Archive for John Goodman

Review: Kong: Skull Island

Posted in Film with tags , , , , , , , , , , , , , , on March 12, 2017 by Tom Austin-Morgan

This is now the umpteenth version of the King Kong story, coming some seven years after the horribly boring Peter Jackson version. None of the previous films have managed to hold a candle to the brilliance of the original 1933 version, so how do you go about retelling this tired old story yet again? Set it during the Vietnam War and throw A-list film stars in it of course!

Kong Skull Island isn’t really retelling the tried and tested version of the King Kong mythology, it’s actually trying to do something a little different. Plus, it’s already a part of the upcoming monster-movie mashup series that includes 2014’s Godzilla reboot.

For starters, the 1970s makes sense as the most recent decade for the discovering the giant ape. It’s mentioned in the dialogue that there is a mythical island in the Pacific that is difficult to access due to unique weather systems that surround it, meaning the only way to really tell if it’s there is from satellite surveillance, something the US has and the Russians are developing, so it’s another race in the Cold War, akin to the arms race, the space race and the race to get the first man on the Moon.

Also, different from previous versions, this is the biggest and scariest Kong so far and apparently he’s still growing! It turns out that Kong is all that stands between us and a load of reptilian monster that want to wipe out humankind. (See how they might pit Kong against Godzilla in a future film?!) So, rather than dinosaur this time round there are a plethora of mega-fauna roaming ‘Skull Island’ that have had managed to grow so large thanks to the island’s ecosystem and their low levels of exposure to humans, presumably.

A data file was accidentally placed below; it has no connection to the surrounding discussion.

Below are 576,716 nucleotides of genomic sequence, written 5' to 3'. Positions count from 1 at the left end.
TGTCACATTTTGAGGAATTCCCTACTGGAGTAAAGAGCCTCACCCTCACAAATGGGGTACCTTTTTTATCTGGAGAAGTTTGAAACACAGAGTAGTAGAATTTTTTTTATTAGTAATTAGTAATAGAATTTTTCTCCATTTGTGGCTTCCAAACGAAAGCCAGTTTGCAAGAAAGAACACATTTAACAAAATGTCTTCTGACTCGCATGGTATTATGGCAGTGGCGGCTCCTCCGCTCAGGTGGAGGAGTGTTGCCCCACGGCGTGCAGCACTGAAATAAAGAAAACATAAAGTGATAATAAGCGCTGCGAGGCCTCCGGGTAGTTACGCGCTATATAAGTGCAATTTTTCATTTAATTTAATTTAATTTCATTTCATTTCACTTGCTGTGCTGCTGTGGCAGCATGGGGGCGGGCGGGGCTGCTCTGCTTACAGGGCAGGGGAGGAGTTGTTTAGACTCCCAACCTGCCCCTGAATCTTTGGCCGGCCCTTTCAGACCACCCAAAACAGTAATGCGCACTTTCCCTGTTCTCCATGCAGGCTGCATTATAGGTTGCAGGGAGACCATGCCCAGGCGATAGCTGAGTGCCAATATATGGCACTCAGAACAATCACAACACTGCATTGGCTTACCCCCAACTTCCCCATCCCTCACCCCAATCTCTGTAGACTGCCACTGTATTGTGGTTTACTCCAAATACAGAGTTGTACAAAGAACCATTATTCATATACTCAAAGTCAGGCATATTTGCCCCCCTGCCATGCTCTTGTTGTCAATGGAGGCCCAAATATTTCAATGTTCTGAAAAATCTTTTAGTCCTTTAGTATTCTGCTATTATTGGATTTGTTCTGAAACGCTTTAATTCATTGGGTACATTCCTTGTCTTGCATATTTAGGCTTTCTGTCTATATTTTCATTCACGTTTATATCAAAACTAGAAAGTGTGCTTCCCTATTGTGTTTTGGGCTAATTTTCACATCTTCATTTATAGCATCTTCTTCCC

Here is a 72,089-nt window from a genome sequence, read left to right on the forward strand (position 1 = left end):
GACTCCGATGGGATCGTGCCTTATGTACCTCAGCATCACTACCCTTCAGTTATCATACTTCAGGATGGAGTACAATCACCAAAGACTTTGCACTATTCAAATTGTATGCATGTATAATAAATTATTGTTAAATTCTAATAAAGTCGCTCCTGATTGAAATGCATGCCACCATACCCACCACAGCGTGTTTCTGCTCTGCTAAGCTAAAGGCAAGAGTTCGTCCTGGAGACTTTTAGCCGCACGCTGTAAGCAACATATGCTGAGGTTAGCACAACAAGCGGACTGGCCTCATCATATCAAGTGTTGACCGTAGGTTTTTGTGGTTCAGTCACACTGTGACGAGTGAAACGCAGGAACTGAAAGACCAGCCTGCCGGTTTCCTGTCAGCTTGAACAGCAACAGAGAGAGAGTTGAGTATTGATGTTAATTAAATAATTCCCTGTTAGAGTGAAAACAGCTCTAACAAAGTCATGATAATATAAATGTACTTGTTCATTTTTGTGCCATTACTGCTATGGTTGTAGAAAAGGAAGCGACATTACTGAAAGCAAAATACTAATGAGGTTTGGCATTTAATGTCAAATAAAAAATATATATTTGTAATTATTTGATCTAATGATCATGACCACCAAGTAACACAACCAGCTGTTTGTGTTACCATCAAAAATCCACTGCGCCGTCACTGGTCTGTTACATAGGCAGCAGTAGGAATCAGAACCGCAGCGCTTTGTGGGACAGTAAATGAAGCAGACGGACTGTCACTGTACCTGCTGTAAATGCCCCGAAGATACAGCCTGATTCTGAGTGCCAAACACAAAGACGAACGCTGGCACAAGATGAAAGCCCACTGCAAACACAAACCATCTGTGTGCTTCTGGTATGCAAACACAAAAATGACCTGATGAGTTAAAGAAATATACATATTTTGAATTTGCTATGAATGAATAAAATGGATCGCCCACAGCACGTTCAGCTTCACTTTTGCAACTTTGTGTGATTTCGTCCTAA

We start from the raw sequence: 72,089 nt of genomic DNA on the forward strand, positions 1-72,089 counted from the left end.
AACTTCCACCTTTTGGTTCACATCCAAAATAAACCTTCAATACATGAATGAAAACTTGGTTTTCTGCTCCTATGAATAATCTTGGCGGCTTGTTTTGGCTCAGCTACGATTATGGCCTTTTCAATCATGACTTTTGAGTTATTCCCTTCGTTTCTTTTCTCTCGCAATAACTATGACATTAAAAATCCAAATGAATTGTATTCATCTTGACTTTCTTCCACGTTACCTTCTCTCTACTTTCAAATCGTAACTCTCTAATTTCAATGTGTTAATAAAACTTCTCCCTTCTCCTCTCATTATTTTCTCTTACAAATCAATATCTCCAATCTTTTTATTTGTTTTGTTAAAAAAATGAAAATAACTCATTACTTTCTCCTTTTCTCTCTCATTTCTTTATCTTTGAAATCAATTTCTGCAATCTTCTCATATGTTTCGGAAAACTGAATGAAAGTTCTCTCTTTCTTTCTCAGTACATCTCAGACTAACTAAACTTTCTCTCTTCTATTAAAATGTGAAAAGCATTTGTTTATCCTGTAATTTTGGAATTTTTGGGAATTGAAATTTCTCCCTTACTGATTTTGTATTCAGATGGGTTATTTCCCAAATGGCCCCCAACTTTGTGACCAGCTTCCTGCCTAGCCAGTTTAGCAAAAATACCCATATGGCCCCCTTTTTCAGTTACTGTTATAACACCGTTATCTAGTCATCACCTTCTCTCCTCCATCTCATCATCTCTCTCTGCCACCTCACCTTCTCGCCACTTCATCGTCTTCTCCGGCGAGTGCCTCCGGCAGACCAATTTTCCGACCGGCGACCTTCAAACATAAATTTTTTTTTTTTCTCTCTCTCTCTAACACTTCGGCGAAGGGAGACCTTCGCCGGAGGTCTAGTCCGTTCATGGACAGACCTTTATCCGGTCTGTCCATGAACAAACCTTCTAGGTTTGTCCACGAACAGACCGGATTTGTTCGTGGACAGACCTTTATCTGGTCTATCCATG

There’s the standard rag-tag band of adventurers, scientists and soldiers who all have their own agendas. The latter group has been plucked straight from the end of the Vietnam War under the command of Samuel L. Jackson’s character who basically doesn’t want the war to stop. The scientists are led by John Goodman’s character who managed to sneak in this last expedition under the guise of finding fuel but who seems to know a bit more about the islands inhabitants than he’s letting on, Brie Larson’s character is a photographer along for the thrill of shooting never-before-seen landscapes after being disillusioned with the way the War had unfolded. And Tom Hiddleston is there as a former SAS tracker. Cue lots of paranoia and scheming.

 Essentially, Sam Jackson plays a typical Sam Jackson character (even down to the point that he repeats a line word for word that he said in Jurassic Park), Tom Hiddleston plays a typical Tom Hiddleston character suave and threatening, in a slightly unbelievable way), Kong is Kong (can’t help but save the girl)and John C. Reilly plays everything for laughs as usual.

The elements of Kong: Skull Island that are really cool and different are the creature designs, how cine-literate it is (with references to films from The Deer Hunter and Apocalypse Now to Cannibal Holocaust – really!) and the fact that during one fight scene Kong is given a weapon to use! He was also never caught and showcased in New York.

Above all else it was a whole load of fun, I can’t wait to see Kong go toe to toe with Godzilla and a host of other Kaiju in future films! One of the rumours going round is that the relationship between the Japanese and American characters from the very beginning of he movie will mirror the way these two titans will get along in the next film. I for one can’t wait to see that match-up and what villainous Kaiju will force them into an alliance.